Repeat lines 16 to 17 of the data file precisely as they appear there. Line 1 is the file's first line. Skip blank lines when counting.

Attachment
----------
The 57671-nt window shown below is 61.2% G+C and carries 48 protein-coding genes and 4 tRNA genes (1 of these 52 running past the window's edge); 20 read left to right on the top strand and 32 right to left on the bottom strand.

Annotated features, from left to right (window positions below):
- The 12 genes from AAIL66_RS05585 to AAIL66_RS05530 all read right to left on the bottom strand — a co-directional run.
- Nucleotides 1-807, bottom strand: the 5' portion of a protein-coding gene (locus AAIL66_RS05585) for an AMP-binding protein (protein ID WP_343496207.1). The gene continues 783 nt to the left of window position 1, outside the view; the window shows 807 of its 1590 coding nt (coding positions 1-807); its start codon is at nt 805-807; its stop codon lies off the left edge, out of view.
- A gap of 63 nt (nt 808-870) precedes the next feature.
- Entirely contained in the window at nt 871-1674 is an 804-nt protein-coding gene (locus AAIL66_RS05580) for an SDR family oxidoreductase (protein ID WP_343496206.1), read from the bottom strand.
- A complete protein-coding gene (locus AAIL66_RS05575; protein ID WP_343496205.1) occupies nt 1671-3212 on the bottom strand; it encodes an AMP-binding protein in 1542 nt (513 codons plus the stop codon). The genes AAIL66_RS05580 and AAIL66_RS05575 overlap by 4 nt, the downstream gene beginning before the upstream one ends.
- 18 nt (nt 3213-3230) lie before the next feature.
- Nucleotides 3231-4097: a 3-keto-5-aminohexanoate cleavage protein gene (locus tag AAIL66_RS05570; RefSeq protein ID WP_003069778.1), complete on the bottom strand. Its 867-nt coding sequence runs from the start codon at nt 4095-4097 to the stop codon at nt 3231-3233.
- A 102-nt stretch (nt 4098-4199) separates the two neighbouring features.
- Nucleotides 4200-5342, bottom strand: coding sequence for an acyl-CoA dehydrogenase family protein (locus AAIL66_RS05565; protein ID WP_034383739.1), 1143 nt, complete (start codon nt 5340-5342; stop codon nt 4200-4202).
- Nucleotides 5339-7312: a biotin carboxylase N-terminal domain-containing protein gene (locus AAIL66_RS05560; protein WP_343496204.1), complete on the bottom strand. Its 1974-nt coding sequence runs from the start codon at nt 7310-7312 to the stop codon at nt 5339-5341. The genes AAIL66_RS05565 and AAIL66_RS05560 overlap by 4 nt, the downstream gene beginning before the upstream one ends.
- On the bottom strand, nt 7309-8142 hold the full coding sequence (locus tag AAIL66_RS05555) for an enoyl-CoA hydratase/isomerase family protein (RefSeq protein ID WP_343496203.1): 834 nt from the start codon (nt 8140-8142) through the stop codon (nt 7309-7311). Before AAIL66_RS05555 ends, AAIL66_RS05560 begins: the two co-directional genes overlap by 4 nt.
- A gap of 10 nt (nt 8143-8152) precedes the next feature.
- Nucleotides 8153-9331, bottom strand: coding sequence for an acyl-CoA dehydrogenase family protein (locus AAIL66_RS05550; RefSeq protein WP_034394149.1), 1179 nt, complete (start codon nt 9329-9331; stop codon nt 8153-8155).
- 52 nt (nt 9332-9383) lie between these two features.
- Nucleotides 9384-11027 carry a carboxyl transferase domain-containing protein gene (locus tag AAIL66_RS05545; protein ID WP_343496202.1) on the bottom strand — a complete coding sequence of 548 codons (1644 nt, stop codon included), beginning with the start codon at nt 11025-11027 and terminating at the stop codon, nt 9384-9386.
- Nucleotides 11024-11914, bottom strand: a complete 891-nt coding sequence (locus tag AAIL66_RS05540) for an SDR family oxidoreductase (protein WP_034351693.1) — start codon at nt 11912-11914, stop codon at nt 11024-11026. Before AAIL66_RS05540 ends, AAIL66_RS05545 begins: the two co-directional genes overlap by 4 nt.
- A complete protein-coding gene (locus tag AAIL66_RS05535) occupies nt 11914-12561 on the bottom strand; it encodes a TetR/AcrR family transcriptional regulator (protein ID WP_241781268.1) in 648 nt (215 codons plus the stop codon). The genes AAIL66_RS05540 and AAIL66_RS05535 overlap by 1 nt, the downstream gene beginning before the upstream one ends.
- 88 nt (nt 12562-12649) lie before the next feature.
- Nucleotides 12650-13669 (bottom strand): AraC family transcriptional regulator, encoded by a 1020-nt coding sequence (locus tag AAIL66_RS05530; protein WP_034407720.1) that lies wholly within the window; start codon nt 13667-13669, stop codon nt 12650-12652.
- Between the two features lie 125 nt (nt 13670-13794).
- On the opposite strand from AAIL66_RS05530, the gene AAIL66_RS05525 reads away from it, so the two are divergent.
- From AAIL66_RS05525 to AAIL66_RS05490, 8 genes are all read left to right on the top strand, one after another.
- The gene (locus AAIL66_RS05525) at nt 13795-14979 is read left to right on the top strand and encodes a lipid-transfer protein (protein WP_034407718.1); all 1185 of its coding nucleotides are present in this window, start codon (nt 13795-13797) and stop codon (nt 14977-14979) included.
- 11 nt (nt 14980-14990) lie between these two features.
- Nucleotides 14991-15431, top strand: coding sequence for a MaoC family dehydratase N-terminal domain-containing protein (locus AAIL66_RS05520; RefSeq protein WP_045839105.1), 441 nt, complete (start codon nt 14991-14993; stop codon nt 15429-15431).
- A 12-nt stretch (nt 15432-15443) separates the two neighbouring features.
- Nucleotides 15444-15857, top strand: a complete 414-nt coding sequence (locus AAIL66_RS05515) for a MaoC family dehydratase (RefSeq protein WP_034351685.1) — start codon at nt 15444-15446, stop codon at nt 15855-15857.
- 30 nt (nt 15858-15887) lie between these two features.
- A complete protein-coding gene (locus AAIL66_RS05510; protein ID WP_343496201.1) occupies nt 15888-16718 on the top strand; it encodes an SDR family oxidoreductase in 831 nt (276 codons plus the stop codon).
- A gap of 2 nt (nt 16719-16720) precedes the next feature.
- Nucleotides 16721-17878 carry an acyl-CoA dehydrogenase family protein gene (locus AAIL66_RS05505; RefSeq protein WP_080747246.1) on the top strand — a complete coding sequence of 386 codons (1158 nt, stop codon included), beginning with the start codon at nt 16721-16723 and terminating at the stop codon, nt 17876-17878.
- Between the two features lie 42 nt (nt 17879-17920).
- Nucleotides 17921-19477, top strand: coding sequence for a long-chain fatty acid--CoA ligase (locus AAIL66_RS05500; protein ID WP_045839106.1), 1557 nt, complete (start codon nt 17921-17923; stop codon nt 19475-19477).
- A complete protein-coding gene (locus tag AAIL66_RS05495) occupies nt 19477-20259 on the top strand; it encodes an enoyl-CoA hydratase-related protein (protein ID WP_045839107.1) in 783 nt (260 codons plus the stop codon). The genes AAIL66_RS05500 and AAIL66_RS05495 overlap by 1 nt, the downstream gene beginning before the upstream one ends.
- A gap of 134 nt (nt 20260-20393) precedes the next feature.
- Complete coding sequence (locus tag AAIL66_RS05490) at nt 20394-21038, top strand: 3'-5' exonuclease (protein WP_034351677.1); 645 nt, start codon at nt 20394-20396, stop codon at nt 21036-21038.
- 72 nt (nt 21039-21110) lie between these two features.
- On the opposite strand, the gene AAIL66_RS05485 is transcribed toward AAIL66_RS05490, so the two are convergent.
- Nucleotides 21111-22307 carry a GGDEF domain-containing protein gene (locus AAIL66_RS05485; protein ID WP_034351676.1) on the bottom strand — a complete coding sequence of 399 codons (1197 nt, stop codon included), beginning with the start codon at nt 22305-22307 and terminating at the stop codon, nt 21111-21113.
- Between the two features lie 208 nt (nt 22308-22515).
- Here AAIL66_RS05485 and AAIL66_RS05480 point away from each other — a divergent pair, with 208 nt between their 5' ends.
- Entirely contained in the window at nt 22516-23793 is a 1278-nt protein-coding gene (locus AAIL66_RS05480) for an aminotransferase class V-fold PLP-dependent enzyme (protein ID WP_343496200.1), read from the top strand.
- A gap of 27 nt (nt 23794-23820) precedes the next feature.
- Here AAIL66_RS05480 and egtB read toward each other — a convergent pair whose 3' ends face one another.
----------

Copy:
- 52 nt (nt 9332-9383) lie between these two features.
- Nucleotides 9384-11027 carry a carboxyl transferase domain-containing protein gene (locus tag AAIL66_RS05545; protein ID WP_343496202.1) on the bottom strand — a complete coding sequence of 548 codons (1644 nt, stop codon included), beginning with the start codon at nt 11025-11027 and terminating at the stop codon, nt 9384-9386.